The storm on the lake is a symbol for death when we hope Jesus will come walking to us.



Monday, 8/1/11

After Jesus fed the five thousand with the five loaves the people wanted to seize him to make him king. That was very much to the liking of the Apostles, but Jesus did not let them stay to share in his fame. He made them reluctantly pull out onto the water in a boat big enough for them all; then he avoided the crowd by slipping up onto the mountain.

Making things worse, the Apostles pulled out into a wild storm that was throwing them about, making them fear that death was upon them. The Gospel’s account of that night near death was actually a parable.

The body of water on which that storm came up was known as the Lake of Galilee, but it was actually just a wide place in the Jordan River. (We have a similar thing here where a wide place in the St. John’s River eighty miles south of here is known as Lake George.) Now, from ancient times the Bible regarded the Jordan River as the death one must pass through to reach the Promised Land. We hear that in songs where we sing, “Show me that stream called the River Jordan, that’s the old stream what I longs to cross.” Also, “Deep river, my home is over Jordan.”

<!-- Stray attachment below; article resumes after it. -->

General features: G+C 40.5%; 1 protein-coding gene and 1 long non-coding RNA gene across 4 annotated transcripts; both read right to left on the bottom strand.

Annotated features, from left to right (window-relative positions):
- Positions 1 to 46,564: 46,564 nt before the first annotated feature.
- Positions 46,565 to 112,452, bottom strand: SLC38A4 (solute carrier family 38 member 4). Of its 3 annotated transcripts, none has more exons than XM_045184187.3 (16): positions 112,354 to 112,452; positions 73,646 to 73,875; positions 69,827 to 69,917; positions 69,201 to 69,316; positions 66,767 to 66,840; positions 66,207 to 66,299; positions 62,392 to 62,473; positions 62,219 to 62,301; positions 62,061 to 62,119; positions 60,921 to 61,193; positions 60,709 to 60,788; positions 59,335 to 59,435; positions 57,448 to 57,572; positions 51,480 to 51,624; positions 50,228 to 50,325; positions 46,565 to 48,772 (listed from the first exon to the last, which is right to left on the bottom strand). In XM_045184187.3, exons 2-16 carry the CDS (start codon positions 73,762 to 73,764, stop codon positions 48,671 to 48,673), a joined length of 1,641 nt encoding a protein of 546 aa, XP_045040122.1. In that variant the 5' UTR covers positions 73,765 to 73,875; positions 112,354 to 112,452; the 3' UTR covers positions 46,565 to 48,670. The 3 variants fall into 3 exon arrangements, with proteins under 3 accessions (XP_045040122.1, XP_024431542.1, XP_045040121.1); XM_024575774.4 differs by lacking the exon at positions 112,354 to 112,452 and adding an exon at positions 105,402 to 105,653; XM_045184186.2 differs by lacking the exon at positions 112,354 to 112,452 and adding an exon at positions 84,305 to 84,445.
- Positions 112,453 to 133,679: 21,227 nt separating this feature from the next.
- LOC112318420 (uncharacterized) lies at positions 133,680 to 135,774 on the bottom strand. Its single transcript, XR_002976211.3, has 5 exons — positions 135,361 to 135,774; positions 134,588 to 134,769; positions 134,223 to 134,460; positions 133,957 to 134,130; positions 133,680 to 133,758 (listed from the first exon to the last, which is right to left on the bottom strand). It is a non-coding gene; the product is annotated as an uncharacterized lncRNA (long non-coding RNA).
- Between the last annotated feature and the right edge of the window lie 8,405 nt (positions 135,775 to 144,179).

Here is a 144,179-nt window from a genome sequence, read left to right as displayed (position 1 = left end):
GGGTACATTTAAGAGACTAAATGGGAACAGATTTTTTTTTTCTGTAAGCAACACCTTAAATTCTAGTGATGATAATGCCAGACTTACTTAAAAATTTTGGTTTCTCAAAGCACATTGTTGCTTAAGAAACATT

So the threat of death faced by the Apostles that night was a metaphor for the fear of death which each of us will face one day. The message of this Bible story is that Jesus, who can walk on water, has overcome death. We must trust that he will come to us at that hour, and that he will take us safely to the other shore.

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